The Poem

(Critical Guide to Poetry for Students)

Though struck by its vivid imagery, readers of “Our Daily Bread” are often uncertain about its story and message. This imagery conveys a strong sense of existential guilt as well as a desire for redemption and social justice. The context of the poem becomes clearer as the reader progresses through its five irregular stanzas, the later stanzas clarifying the earlier ones. The importance of context in establishing the poem’s meaning contributes to the nonlinear nature of the poem and is consistent with its overall message that human communion, that which overcomes the existential despair of the individual, is possible only if the divisiveness that categorizes language and thought is surpassed.

The poem conveys the notion of the poet facing the dawn of a new day, and yet the earth is “sad” and the poet, in his guilt, is asking for absolution. It begins with the vague third-person reflexive tense (“One drinks”) to describe one drinking one’s breakfast—probably just coffee—on a somber, cold morning. References to morning throughout the poem include “breakfast,” “damp,” the “morning eye” that still sleeps, the speaker “drinking this coffee,” and lastly, the title of the poem and the request in the third stanza, both of which refer to the request in the Lord’s Prayer: “Give us our daily bread.”

The dreariness of the new day is established with the words “damp,” “winter,” “mordant,”...

(The entire section is 539 words.)

Forms and Devices

(Critical Guide to Poetry for Students)

Written early in César Vallejo’s career, “Our Daily Bread” bears the influence of the Romantics, whom he studied at the University of Trujillo, Peru, and wrote about in his 1915 bachelor’s degree thesis, entitled El romanticismo en la pesía castellana (romanticism in Castilian poetry). The poem’s fervent expression of emotion and despair is furthered by its seven exclamation points. Just as Romantic poets, such as José Espronceda and José Zorilla, often play with the porous boundary between life and art, Vallejo also conveys the Romantic notion that the poet’s goal is to somehow overcome that despair through the poem itself. Art is thus an answer to life’s difficulties, and it follows that the poem itself is a morsel of bread offered to readers.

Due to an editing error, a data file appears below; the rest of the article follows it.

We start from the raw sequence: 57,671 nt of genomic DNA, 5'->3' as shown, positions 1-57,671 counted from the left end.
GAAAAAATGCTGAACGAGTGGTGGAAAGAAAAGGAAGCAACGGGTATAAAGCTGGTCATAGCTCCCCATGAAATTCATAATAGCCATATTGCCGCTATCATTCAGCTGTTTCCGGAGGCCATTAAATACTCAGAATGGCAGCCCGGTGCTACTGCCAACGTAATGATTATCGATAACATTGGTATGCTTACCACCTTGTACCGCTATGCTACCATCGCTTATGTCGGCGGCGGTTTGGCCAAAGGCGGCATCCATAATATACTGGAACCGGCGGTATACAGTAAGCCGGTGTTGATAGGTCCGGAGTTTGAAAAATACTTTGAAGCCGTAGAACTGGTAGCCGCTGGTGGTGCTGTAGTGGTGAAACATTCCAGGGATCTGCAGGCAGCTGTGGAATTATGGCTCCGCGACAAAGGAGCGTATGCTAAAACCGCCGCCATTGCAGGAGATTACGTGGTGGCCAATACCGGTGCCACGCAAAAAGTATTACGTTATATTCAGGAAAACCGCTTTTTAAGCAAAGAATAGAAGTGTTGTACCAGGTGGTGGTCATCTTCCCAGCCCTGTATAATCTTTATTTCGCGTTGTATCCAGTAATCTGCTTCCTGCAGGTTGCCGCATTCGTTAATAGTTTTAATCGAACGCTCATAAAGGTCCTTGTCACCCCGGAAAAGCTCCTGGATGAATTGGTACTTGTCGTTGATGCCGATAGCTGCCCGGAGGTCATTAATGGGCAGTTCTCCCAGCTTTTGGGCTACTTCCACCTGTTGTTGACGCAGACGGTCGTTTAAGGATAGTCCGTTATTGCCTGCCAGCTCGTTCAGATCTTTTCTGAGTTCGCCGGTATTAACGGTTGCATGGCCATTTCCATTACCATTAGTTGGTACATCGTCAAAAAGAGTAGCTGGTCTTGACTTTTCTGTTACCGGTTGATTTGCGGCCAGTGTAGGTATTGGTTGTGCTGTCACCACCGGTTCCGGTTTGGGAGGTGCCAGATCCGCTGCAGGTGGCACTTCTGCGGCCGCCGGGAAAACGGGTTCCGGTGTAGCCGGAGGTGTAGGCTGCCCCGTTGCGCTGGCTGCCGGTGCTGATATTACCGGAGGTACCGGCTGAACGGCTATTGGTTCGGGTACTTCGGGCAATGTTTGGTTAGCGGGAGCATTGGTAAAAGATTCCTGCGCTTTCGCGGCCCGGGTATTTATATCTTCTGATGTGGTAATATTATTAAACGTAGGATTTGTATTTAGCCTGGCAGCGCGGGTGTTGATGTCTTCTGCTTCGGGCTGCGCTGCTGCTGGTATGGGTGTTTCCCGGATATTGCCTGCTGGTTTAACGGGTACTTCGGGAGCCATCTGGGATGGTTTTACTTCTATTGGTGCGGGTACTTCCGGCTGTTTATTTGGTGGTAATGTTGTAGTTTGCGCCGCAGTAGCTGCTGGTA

The poem also reveals Vallejo’s debt to the Spanish American modernists—Rubén Darío and Julio Herrera y Reissig in particular—especially in its emphasis on the senses, such as the dampness of the earth, the smell of blood, and the sound of the passing cart. Such vivid imagery, often uncontextualized, is a technique used by the modernists and the French Symbolists, whom Vallejo had also read.

In the first stanza, the nonlinear nature of the poem is achieved by the use of images that move like photographic flashes from “breakfast” to “Damp cemetery earth” to “City in winter” and, finally, to “The mordant passing/ of a cart.” The most powerful image in...

(The entire section is 461 words.)